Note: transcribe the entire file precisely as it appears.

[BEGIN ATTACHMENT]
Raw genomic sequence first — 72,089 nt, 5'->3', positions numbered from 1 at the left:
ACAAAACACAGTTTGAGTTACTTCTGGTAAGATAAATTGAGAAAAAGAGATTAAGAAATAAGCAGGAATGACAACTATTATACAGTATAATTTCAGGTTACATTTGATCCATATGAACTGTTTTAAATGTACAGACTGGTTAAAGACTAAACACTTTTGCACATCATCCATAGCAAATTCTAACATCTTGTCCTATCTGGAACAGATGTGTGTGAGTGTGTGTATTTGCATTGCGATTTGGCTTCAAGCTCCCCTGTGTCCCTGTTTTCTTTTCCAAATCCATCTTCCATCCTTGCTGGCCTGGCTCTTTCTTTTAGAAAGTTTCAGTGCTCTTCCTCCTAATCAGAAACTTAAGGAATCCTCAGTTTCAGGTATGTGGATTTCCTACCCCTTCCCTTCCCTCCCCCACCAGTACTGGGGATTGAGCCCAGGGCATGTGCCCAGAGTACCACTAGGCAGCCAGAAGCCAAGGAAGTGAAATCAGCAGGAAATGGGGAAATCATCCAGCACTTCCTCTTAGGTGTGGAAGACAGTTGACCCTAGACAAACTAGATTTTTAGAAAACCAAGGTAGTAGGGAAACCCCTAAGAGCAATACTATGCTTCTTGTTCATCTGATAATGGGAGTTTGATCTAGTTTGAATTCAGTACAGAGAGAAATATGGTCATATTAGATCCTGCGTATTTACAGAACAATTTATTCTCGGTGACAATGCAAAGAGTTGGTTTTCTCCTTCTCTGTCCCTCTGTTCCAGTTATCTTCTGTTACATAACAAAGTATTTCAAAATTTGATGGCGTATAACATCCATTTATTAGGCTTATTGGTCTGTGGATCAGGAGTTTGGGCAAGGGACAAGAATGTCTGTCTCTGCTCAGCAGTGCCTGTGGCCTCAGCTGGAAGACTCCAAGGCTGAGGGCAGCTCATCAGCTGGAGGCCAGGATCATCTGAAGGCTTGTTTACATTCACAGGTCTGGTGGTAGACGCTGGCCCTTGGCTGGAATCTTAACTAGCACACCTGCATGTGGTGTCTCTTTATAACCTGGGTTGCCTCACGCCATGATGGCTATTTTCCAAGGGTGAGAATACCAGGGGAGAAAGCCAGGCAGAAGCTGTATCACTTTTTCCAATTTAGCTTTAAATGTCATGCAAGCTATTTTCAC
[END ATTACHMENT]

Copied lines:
Raw genomic sequence first — 72,089 nt, 5'->3', positions numbered from 1 at the left:
ACAAAACACAGTTTGAGTTACTTCTGGTAAGATAAATTGAGAAAAAGAGATTAAGAAATAAGCAGGAATGACAACTATTATACAGTATAATTTCAGGTTACATTTGATCCATATGAACTGTTTTAAATGTACAGACTGGTTAAAGACTAAACACTTTTGCACATCATCCATAGCAAATTCTAACATCTTGTCCTATCTGGAACAGATGTGTGTGAGTGTGTGTATTTGCATTGCGATTTGGCTTCAAGCTCCCCTGTGTCCCTGTTTTCTTTTCCAAATCCATCTTCCATCCTTGCTGGCCTGGCTCTTTCTTTTAGAAAGTTTCAGTGCTCTTCCTCCTAATCAGAAACTTAAGGAATCCTCAGTTTCAGGTATGTGGATTTCCTACCCCTTCCCTTCCCTCCCCCACCAGTACTGGGGATTGAGCCCAGGGCATGTGCCCAGAGTACCACTAGGCAGCCAGAAGCCAAGGAAGTGAAATCAGCAGGAAATGGGGAAATCATCCAGCACTTCCTCTTAGGTGTGGAAGACAGTTGACCCTAGACAAACTAGATTTTTAGAAAACCAAGGTAGTAGGGAAACCCCTAAGAGCAATACTATGCTTCTTGTTCATCTGATAATGGGAGTTTGATCTAGTTTGAATTCAGTACAGAGAGAAATATGGTCATATTAGATCCTGCGTATTTACAGAACAATTTATTCTCGGTGACAATGCAAAGAGTTGGTTTTCTCCTTCTCTGTCCCTCTGTTCCAGTTATCTTCTGTTACATAACAAAGTATTTCAAAATTTGATGGCGTATAACATCCATTTATTAGGCTTATTGGTCTGTGGATCAGGAGTTTGGGCAAGGGACAAGAATGTCTGTCTCTGCTCAGCAGTGCCTGTGGCCTCAGCTGGAAGACTCCAAGGCTGAGGGCAGCTCATCAGCTGGAGGCCAGGATCATCTGAAGGCTTGTTTACATTCACAGGTCTGGTGGTAGACGCTGGCCCTTGGCTGGAATCTTAACTAGCACACCTGCATGTGGTGTCTCTTTATAACCTGGGTTGCCTCACGCCATGATGGCTATTTTCCAAGGGTGAGAATACCAGGGGAGAAAGCCAGGCAGAAGCTGTATCACTTTTTCCAATTTAGCTTTAAATGTCATGCAAGCTATTTTCAC